Screenshot 2017-04-24_20-47-12

I decided I’ve been putting off learning Android development for far too long. I’ve completely avoided the idea like it’s some fad that’s gonna pass when, you know, everyone ditches smartphones. My lack of motivation to try the platform was my absolute lack of ideas as to what to develop. I’m just not one of those people who come up with cool ideas for apps.

Recently though, my personal outrage at a hideous app boiled over and a google search for a public API for the service actually yielded some result. The API doesn’t do exactly what an API should, which kind of explains why the app is so gosh darn awful, but it does work.

The first thing that I discovered when I downloaded and installed Android Developer studio on my mac, was how amazingly similar the interface is to PhpStorm by JetBrains, which I use for developing an app in Symfony2 at work. Obviously they’re based on the same IDE framework, but it really was a shock – they’re almost identical.

Screenshot 2017-04-24_20-46-32

The next delightful surprise – remember I’d stuck my head completely in the sand – was that apps are written in Java. Java! I haven’t touched Java since my university days. I’d have to say that it doesn’t seem like a whole lot has changed with Java, but so much with PHP has changed that the two have come a lot closer together. Honestly, it doesn’t feel that different to programming in PHP except, well, it’s not PHP.

On my workplace’s website I’m listed as a “full stack developer” which means I can’t decide what part of the stack to specialise in so I just try to be reasonable at everything. I’ve taken to programming frontends in angular, which has given me a much more up to date understanding of Javascript for frontend development – but this is Java, and it really bears no resemblance to me. Java feels more like PHP, but I’m writing *frontend* code in in, which just feels all wrong. Nevertheless the IDE, the tutorials and good old Stack Overflow practically guided me through the experience in a couple of days.

Screenshot 2017-04-24_20-46-57

The next surprise – again, I had no idea what was in store – was that I didn’t have to code in that gosh darn Hyper Text Markup Language that I’ve grown to hate. Instead, there’s a cool visual editor that helps you lock everything in place – and it’s not wishy washy about how it works. You can easily view the XML that it outputs, and adjust it yourself if you like that kind of thing. One thing I can’t do, is make anything look any good – so if there’s a drag and drop editor that let’s me assign actions to buttons, then awesome.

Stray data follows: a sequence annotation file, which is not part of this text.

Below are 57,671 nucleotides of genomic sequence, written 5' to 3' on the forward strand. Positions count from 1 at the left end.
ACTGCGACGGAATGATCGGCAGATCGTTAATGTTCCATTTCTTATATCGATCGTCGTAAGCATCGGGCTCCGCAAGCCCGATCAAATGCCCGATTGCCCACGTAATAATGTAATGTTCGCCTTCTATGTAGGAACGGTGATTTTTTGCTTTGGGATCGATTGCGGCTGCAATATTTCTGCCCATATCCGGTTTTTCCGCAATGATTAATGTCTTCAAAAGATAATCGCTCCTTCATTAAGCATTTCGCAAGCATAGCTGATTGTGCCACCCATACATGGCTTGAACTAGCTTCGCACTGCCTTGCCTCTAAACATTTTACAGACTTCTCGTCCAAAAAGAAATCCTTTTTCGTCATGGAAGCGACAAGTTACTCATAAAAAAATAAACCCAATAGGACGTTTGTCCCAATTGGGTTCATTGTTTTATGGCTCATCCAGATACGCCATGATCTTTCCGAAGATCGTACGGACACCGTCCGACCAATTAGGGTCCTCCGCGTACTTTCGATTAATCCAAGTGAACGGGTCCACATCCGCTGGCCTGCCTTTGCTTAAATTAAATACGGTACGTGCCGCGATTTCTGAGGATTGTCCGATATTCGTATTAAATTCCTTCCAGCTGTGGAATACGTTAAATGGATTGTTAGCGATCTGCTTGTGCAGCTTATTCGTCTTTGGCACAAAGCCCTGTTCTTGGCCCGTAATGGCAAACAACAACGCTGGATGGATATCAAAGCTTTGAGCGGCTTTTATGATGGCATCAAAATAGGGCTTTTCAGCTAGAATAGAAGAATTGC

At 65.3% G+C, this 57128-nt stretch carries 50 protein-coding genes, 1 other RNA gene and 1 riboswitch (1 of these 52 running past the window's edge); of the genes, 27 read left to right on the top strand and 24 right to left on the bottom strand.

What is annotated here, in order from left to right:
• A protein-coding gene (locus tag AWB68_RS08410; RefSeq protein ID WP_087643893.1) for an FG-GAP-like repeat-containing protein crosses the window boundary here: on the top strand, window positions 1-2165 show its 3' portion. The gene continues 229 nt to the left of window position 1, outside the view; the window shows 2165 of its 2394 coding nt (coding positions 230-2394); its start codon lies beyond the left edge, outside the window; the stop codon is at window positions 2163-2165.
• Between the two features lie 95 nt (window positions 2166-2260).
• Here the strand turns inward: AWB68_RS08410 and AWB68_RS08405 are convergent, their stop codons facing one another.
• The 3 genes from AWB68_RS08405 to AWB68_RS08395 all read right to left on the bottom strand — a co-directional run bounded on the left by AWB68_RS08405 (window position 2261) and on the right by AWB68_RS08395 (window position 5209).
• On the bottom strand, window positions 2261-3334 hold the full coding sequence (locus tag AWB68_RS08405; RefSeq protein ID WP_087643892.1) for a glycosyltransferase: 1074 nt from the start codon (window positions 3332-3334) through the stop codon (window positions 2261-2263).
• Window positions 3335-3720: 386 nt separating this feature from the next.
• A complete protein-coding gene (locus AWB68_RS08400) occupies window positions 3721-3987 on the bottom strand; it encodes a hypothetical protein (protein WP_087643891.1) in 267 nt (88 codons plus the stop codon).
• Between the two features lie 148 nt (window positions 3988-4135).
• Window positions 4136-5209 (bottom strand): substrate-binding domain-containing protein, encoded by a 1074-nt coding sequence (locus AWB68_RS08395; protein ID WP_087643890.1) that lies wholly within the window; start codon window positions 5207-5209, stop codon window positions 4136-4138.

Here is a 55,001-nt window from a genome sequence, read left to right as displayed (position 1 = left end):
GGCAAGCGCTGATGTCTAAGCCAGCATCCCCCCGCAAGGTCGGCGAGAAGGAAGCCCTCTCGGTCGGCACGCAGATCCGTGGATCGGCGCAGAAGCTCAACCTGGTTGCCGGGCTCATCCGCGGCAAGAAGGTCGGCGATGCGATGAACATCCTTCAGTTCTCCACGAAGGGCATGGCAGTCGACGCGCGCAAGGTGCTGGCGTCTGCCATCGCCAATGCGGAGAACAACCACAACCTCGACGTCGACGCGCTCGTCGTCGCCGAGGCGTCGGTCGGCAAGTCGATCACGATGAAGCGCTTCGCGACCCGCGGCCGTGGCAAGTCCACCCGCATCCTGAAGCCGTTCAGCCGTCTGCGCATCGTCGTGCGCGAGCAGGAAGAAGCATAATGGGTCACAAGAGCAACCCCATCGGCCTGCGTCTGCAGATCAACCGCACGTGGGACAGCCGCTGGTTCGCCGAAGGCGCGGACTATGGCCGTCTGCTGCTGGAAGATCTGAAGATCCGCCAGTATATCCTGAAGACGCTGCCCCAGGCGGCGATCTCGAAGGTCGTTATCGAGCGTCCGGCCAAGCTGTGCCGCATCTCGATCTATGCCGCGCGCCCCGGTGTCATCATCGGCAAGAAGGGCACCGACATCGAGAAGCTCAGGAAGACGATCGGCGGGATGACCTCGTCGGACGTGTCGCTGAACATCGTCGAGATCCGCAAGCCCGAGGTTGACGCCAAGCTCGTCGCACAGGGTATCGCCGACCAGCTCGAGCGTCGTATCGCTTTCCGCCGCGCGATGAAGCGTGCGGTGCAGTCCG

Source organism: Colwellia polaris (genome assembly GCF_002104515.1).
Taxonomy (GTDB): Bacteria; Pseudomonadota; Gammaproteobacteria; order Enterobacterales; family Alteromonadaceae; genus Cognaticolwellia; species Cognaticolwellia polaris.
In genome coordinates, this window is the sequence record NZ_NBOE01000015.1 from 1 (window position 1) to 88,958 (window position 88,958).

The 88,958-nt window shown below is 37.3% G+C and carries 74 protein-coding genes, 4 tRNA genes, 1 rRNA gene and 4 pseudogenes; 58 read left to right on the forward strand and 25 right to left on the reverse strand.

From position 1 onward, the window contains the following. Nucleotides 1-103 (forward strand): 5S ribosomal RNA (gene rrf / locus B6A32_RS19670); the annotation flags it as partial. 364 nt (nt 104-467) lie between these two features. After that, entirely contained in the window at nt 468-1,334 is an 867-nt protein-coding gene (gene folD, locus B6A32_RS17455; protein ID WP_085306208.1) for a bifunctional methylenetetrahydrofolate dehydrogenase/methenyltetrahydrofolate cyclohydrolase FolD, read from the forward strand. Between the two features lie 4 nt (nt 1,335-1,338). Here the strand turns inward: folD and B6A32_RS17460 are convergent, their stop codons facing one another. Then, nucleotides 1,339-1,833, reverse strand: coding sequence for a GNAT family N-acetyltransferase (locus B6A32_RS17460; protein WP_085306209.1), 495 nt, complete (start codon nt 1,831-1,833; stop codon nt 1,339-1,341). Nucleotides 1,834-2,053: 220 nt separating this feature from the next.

As I said, I found the public facing API documentation on the website for the original app. The system honestly scares me. Authentication for the API is either via an API key which you can only acquire by contacting customer support – and only if you’re the owner of the organisation, not an end user. The alternative is to send your username and password in the query string of every single request – which means that the app has to store your password. When you call the Authenticate endpoint – the system does give you a token, but there’s absolutely nothing in the API documentation about how to use that token to authenticate. What shocked me, is what happens when you stick in invalid credentials. The request returns successfully with a 2xx status code, and a user object with null fields. You have to check if one of the fields is null (and it could be null for other reasons) to detect that authentication has actually failed. Crazy.

So that’s what happens if you send the right fields with the wrong values. Guess what happens when you send the wrong fields? The API documentation says that the default format for responses is JSON, and that you can request XML if you so desire (because you’re insane) and for the most part this is true – but if you happen to not send a mandatory field, or some invalid value that causes an internal server error – you get a HTML Page with the error on it. Just let that sit for a minute. If I want to tell the user why the request failed (admittedly because I malformed the request) then I have to somehow interpret their HTML 500 error page and jam it onto the little phone screen. All I’ve done so far is just dump the raw html onto the screen, because I’m just not touching that.

I recently had to design and implement an API for a SAAS and making sure the app returns the correct status codes and errors in the correct format was possibly more important than getting the API to actually do anything. I honestly can’t see how they missed this.

In any case I had a little bit of fun, and that’s what I set out to do. I might have a go at getting the app good enough to put on the app store – and there are quite a few more features that I’d like to add to it, but I’m pleased that in a couple of days I made an app that functions better than the one my company pays a monthly fee to have access to – even though a couple of days ago I didn’t have a clue how to make an app.

You can check it out here.

Comments Closed

Comments are closed.